With market declines of 10 per cent or more a regular occurrence and with rock-bottom interest rates, cash is looking appealing.
Individuals who have money to spare and a penchant for fun might want to consider some alternative asset classes, ranging from art to airplanes.
Indeed, so many individuals in the so-called ultra high net worth demographic (often defined as those who have $25-million or more in investible assets), are interested in such areas these days that a growing number of Canadian bankers are specializing in them. But advisers caution that these asset classes are very different from your traditional stocks and bonds, and should remain a small portion of an overall portfolio.
The most accessible of these areas is art. It can also be one of the safest, depending on the specific artwork that's chosen. Experts say that those of very well-known artists, in the league of Picasso or Van Gogh, tend to keep their value and provide a degree of inflation protection over time.
But many people are interested in what's new and hot – currently one of those areas is Chinese art – and such purchases can be more of a gamble.
Robin Anthony, the curator at the Royal Bank of Canada, suggests that at the end of the day, art should be about more than dollars and cents. "It's important that people should look at many types of artwork, and if they're going to make a purchase, to choose something that really resonates with them personally and something that they want to enjoy living with," she says.
She adds that it's important to do research and be informed. That can include trips to museums and art galleries, perusing art publications, and attending a few auctions and art fairs. It will also help to develop relationships with art dealers, gallery owners, and art advisers.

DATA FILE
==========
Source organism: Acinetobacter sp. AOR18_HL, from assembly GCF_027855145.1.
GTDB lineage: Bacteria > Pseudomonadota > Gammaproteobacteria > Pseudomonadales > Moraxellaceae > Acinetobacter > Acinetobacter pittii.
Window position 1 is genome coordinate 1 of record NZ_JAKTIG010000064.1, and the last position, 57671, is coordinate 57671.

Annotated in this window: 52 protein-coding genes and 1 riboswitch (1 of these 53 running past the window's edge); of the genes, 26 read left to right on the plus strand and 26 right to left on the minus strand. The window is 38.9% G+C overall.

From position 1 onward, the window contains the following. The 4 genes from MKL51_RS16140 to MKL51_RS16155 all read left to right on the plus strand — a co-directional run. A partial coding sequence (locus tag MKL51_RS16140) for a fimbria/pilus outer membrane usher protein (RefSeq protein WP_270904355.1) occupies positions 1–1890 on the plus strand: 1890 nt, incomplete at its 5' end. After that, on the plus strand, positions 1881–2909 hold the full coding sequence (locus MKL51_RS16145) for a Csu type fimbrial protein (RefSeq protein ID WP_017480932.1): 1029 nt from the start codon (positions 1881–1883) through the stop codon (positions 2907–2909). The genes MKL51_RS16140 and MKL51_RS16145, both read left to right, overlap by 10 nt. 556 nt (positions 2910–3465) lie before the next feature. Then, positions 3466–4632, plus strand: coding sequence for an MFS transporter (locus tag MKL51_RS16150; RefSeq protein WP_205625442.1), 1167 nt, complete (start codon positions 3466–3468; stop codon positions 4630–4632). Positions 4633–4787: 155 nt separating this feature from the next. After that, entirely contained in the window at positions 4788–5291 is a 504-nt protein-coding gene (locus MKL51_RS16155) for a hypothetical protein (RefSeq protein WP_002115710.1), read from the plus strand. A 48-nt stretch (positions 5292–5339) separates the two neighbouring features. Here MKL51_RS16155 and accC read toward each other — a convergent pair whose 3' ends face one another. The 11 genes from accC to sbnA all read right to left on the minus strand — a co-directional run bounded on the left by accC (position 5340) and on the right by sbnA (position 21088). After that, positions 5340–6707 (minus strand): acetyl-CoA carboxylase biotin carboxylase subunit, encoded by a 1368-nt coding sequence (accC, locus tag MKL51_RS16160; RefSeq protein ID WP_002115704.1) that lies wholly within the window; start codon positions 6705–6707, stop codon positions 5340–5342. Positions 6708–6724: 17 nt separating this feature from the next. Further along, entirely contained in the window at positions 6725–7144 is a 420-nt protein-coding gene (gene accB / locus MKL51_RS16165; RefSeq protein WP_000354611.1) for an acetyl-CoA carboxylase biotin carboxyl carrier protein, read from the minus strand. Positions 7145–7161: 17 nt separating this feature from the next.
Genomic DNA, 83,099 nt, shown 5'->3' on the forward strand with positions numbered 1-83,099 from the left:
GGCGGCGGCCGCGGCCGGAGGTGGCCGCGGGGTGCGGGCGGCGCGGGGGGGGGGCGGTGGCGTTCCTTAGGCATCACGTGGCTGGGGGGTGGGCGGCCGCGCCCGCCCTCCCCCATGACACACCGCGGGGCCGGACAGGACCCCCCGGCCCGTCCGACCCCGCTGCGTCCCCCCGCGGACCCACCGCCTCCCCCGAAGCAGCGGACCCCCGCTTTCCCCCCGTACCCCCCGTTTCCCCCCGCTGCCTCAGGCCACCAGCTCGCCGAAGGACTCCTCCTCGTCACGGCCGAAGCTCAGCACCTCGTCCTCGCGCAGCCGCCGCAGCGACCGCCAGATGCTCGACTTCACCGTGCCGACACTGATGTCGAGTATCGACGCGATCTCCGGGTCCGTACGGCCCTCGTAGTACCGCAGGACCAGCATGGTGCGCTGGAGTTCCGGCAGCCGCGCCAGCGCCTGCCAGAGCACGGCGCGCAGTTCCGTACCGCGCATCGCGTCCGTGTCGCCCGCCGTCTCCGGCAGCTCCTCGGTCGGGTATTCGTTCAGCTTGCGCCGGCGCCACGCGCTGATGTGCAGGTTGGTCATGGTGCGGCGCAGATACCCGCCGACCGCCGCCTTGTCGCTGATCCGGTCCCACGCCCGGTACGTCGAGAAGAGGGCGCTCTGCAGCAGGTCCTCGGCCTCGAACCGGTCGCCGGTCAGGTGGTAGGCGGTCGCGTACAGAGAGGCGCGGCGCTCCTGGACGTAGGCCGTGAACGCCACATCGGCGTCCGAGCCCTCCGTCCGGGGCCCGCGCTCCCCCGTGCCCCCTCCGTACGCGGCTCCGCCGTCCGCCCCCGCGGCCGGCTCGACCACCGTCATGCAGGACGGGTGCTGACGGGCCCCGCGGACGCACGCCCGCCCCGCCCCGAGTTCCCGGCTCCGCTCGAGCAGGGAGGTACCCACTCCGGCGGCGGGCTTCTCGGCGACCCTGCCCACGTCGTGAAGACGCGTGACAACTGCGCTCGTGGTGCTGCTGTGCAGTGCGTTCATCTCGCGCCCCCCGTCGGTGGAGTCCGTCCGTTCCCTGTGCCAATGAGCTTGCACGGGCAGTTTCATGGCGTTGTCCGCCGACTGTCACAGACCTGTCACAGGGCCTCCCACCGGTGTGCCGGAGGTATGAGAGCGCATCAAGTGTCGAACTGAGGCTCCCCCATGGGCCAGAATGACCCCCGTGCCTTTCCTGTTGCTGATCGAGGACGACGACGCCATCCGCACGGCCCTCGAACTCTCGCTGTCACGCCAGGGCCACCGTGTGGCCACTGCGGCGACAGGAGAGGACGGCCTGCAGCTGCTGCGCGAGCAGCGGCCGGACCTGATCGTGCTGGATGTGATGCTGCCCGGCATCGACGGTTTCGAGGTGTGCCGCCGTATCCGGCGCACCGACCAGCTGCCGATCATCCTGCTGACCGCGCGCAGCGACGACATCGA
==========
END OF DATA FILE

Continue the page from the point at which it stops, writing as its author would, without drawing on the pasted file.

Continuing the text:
While great artworks rarely go down in value, it can be difficult to sell them and so, like all of these alternative assets, they are not a good idea for those who need liquidity. There tends to be a lag between economic slumps and lulls in the art market, Ms. Anthony says. And she does caution that artwork does not always generate a profit.
Art is not everybody's cup of tea. For those who are looking for something that adds a bit more pizzazz to their lifestyle, or conversely, is just plain practical, an airplane might be just the ticket.
"A lot of our clients are very, very interested in purchasing their own aircraft," says Bob McGuire, Global Market Manager of Citi Private Bank in Canada. "We have people on staff that can advise them, depending on how much usage it's going to get, on whether it should be new, used and what type of aircraft."
This area is so big that Citibank has recruited a few ex-pilots to its team.
Owning an airplane could be viewed as a luxury or a necessity, depending on an individual's travel schedule and wealth.
"Aircraft tend to be viewed more as a mode of transportation, as opposed to an investment," says Mr. McGuire. And, like a car, it's an investment that tends to depreciate rather rapidly, "although, well-timed, some people have made money in buying future deliveries and selling them at higher prices," Mr. McGuire says.